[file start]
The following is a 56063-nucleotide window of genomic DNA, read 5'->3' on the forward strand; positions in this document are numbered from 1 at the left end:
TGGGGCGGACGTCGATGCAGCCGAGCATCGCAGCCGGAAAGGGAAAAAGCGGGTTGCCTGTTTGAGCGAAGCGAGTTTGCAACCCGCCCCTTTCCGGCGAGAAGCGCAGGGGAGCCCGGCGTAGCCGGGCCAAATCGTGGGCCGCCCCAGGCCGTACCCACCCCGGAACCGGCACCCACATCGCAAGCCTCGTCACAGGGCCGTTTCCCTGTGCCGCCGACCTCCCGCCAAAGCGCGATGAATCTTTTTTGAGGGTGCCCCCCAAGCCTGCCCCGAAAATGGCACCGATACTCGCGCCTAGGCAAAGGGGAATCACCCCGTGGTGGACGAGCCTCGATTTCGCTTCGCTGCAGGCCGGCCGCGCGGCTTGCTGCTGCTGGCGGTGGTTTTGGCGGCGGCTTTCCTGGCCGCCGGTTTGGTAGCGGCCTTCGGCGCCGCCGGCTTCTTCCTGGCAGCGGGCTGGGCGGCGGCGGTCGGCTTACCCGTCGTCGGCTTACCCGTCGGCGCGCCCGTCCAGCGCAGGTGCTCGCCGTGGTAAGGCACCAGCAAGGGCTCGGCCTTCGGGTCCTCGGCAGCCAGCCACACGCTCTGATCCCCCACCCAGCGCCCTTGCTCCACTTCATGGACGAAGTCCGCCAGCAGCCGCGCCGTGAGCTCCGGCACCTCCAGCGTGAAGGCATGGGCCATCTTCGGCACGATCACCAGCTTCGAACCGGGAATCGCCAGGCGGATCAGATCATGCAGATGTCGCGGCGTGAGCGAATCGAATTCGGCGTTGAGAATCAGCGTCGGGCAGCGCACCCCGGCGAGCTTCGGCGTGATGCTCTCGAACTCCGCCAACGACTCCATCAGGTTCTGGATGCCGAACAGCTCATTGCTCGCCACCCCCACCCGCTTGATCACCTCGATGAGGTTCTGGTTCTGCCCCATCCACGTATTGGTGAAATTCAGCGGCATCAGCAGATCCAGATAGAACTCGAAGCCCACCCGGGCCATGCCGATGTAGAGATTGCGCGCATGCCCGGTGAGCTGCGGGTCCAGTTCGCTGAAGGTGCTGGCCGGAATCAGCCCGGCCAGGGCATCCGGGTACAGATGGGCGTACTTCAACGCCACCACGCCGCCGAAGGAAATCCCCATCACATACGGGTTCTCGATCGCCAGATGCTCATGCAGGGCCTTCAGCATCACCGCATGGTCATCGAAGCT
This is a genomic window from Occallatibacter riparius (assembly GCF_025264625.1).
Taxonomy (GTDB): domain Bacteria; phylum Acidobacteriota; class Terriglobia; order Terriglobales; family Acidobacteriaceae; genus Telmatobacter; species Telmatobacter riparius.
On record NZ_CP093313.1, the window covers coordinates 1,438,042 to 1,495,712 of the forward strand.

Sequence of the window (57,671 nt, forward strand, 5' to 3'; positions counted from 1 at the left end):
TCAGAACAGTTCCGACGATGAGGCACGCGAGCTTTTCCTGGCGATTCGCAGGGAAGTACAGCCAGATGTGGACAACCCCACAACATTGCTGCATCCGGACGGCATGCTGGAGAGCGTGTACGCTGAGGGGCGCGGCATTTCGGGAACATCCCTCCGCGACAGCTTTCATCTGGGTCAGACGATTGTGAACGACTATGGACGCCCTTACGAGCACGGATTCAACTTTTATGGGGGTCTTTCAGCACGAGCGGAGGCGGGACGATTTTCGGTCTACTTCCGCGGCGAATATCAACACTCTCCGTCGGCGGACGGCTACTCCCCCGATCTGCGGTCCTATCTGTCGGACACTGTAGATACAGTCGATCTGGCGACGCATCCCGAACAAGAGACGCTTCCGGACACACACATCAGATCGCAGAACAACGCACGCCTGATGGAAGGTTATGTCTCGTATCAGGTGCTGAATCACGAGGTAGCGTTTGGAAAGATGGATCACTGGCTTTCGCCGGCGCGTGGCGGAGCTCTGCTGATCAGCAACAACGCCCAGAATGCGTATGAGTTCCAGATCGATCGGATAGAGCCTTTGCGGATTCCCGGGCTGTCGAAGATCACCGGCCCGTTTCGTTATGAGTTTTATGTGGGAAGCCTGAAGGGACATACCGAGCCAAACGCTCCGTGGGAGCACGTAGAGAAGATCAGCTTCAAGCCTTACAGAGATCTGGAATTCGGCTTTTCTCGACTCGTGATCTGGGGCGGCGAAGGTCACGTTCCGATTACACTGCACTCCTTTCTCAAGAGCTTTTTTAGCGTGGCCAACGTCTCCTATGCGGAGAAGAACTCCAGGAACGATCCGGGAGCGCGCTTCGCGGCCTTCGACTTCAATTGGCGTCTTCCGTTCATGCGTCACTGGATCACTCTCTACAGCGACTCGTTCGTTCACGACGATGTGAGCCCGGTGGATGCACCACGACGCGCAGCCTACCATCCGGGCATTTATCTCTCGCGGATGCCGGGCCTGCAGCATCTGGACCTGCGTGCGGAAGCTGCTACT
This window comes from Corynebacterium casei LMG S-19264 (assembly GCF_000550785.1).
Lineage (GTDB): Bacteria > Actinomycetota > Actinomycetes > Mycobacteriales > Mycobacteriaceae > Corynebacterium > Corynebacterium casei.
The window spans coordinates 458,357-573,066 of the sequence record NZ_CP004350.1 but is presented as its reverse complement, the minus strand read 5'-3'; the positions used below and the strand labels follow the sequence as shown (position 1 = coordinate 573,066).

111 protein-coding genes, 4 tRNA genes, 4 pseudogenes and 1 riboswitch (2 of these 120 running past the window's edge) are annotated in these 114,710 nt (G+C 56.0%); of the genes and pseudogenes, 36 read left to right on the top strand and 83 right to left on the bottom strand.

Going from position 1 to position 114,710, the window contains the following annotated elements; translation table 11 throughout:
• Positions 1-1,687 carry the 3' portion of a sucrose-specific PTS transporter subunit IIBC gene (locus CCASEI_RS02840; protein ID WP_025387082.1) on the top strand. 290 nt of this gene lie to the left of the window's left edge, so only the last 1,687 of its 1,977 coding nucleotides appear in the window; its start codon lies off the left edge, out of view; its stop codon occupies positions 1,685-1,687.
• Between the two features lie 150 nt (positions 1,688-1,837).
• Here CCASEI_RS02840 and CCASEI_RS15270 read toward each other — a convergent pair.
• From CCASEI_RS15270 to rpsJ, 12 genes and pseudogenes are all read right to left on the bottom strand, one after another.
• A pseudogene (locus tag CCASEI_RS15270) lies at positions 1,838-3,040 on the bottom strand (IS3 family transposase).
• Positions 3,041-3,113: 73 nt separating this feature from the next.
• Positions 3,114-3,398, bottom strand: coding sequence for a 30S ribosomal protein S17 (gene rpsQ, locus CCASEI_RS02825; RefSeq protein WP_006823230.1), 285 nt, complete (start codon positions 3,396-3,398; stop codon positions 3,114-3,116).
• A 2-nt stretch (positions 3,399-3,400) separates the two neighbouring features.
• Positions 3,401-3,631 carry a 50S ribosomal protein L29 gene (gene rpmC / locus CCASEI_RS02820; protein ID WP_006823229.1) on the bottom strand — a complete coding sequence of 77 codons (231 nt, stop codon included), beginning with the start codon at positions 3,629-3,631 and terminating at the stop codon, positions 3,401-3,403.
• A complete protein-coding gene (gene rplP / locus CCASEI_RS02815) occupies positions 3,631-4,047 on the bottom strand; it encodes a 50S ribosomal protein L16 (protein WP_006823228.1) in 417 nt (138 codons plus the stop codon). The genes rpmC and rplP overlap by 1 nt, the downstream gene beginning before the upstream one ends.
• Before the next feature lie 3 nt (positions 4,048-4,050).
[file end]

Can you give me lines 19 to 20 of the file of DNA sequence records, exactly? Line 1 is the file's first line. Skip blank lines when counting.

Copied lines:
• Positions 3,114-3,398, bottom strand: coding sequence for a 30S ribosomal protein S17 (gene rpsQ, locus CCASEI_RS02825; RefSeq protein WP_006823230.1), 285 nt, complete (start codon positions 3,396-3,398; stop codon positions 3,114-3,116).
• A 2-nt stretch (positions 3,399-3,400) separates the two neighbouring features.